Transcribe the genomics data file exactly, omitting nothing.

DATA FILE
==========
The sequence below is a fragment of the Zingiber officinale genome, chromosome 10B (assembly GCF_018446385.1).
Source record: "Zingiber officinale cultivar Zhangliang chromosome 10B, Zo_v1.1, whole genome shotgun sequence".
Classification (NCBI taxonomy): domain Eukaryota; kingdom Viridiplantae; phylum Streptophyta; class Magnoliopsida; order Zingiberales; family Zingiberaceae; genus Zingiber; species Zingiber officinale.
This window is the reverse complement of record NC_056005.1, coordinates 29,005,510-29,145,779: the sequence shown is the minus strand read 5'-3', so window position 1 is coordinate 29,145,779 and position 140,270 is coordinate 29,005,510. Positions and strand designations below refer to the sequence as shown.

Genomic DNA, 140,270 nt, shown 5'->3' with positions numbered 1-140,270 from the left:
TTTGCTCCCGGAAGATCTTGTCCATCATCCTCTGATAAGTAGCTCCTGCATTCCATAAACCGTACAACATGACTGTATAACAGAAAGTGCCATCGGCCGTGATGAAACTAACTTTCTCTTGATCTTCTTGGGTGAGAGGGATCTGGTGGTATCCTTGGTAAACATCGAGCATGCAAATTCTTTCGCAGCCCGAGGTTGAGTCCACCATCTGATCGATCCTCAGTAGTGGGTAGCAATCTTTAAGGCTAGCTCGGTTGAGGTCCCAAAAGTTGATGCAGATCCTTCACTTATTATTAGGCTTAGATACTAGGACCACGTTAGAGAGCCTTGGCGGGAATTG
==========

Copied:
The sequence below is a fragment of the Zingiber officinale genome, chromosome 10B (assembly GCF_018446385.1).
Source record: "Zingiber officinale cultivar Zhangliang chromosome 10B, Zo_v1.1, whole genome shotgun sequence".
Classification (NCBI taxonomy): domain Eukaryota; kingdom Viridiplantae; phylum Streptophyta; class Magnoliopsida; order Zingiberales; family Zingiberaceae; genus Zingiber; species Zingiber officinale.
This window is the reverse complement of record NC_056005.1, coordinates 29,005,510-29,145,779: the sequence shown is the minus strand read 5'-3', so window position 1 is coordinate 29,145,779 and position 140,270 is coordinate 29,005,510. Positions and strand designations below refer to the sequence as shown.

Genomic DNA, 140,270 nt, shown 5'->3' with positions numbered 1-140,270 from the left:
TTTGCTCCCGGAAGATCTTGTCCATCATCCTCTGATAAGTAGCTCCTGCATTCCATAAACCGTACAACATGACTGTATAACAGAAAGTGCCATCGGCCGTGATGAAACTAACTTTCTCTTGATCTTCTTGGGTGAGAGGGATCTGGTGGTATCCTTGGTAAACATCGAGCATGCAAATTCTTTCGCAGCCCGAGGTTGAGTCCACCATCTGATCGATCCTCAGTAGTGGGTAGCAATCTTTAAGGCTAGCTCGGTTGAGGTCCCAAAAGTTGATGCAGATCCTTCACTTATTATTAGGCTTAGATACTAGGACCACGTTAGAGAGCCTTGGCGGGAATTG